The government announced on Sunday which legal practitioners will be classified as ’key workers’ during the coronavirus crisis - enabling some lawyers to send their children to school where absolutely necessary.

Discussions continued with justice officials last Friday after the government said key workers would be those deemed ‘essential to the running of the justice system’.

Today the Ministry of Justice provided further clarification of those legal practitioners covered within this category, focusing on the continued operation of the courts and tribunals. The categories comprise:

* Advocates (including solicitor advocates) required to appear before a court or tribunal (remotely or in person), including prosecutors;

* Other legal practitioners required to support the administration of justice including duty solicitors (police station and court) and barristers, solicitors, legal executives, paralegals and others who work on imminent or ongoing court or tribunal hearings;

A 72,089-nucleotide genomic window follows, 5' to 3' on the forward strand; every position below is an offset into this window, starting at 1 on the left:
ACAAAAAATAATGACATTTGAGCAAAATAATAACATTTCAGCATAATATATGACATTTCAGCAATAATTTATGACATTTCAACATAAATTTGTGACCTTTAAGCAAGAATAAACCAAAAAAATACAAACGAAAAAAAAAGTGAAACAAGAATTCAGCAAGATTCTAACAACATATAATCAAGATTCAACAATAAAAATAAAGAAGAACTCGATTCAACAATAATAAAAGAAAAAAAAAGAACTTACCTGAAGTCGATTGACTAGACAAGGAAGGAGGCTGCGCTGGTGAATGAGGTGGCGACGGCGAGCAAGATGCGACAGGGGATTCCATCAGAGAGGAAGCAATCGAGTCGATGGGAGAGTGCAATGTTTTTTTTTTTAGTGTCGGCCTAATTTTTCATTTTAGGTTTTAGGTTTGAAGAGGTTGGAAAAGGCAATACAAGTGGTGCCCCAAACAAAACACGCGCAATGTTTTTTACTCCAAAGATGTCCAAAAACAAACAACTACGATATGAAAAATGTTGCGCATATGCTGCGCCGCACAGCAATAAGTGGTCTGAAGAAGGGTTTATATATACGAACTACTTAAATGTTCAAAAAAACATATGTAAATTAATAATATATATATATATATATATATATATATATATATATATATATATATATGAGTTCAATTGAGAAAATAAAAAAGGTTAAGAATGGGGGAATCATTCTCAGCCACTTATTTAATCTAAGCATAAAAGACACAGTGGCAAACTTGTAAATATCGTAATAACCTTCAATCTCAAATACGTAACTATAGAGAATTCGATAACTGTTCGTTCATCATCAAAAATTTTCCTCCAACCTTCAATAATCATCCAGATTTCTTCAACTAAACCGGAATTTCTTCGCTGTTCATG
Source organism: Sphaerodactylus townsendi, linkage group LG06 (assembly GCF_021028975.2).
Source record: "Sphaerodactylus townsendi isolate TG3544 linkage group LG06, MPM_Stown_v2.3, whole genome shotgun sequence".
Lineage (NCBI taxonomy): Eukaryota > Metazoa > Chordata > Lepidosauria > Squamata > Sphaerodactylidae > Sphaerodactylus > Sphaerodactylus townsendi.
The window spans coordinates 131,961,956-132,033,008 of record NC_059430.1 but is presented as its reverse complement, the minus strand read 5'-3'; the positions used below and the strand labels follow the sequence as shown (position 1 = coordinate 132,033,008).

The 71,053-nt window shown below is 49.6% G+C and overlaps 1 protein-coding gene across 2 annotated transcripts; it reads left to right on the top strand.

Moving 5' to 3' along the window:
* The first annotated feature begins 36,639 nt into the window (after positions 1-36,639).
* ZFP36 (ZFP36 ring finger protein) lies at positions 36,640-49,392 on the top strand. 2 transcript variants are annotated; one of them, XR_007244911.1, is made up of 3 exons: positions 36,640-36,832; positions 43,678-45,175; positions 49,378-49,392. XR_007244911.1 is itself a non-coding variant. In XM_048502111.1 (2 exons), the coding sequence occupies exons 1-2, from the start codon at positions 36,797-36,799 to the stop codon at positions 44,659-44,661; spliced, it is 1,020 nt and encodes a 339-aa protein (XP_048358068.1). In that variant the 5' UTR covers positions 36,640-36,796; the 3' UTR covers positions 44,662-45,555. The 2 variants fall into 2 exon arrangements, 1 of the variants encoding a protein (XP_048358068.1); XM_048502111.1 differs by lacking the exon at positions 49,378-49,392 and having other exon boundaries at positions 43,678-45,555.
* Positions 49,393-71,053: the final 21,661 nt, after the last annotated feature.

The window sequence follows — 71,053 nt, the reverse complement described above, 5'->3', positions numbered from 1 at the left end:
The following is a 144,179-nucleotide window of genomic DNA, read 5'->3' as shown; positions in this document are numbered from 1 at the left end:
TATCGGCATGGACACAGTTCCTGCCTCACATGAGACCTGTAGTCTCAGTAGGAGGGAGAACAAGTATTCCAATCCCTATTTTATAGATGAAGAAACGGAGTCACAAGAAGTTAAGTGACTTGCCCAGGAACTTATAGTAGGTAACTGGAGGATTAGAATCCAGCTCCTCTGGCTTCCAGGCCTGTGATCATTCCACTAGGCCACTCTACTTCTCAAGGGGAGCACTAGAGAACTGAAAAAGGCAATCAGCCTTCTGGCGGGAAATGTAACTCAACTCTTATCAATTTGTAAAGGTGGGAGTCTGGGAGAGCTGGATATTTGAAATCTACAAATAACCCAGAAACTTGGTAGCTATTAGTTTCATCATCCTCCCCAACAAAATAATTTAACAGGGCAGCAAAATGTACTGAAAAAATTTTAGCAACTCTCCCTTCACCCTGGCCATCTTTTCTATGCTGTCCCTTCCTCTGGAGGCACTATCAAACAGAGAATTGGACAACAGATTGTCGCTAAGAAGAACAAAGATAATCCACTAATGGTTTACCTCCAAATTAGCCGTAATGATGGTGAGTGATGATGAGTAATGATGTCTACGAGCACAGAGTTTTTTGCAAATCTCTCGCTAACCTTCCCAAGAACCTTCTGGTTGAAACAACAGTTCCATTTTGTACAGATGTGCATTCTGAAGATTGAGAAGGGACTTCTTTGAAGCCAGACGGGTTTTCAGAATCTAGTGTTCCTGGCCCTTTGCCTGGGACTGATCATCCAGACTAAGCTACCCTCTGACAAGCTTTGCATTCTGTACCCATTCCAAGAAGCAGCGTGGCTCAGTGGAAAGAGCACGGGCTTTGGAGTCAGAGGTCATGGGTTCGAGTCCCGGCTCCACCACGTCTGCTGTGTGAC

* Solicitors acting in connection with the execution of wills; and

* Solicitors and barristers advising people living in institutions or deprived of their liberty.

Only legal practitioners who work on the types of matters, cases and hearings on this list will be classified as a key worker.

In addition, the MoJ said some legal practitioners will intermittently fall into this category because they need to provide advice or attend a hearing for an urgent matter relating for example, to safeguarding of children or vulnerable adults, or a public safety matter. For the limited time required to deliver this work, a legal practitioner will be a key worker.

The Government has stressed that children of key workers should still be looked after at home if this is possible.

According to the most recent law firm data, 61% of all solicitors have children, with 72% of this group having children of school age.

’The government has rightly acknowledged that keeping the justice system running during the current crisis is vital, and that legal practitioners are fundamental to achieving this aim,’ commented Law Society president Simon Davis.

’Last week the department for education announced that those essential to the running of the justice system would in certain circumstances be recognised as “key workers” who may ask schools to continue to take their children.’

0700 update:  Following government advice issued over the weekend, the Law Society's headquarters at 113 Chancery Lane has been closed until further notice.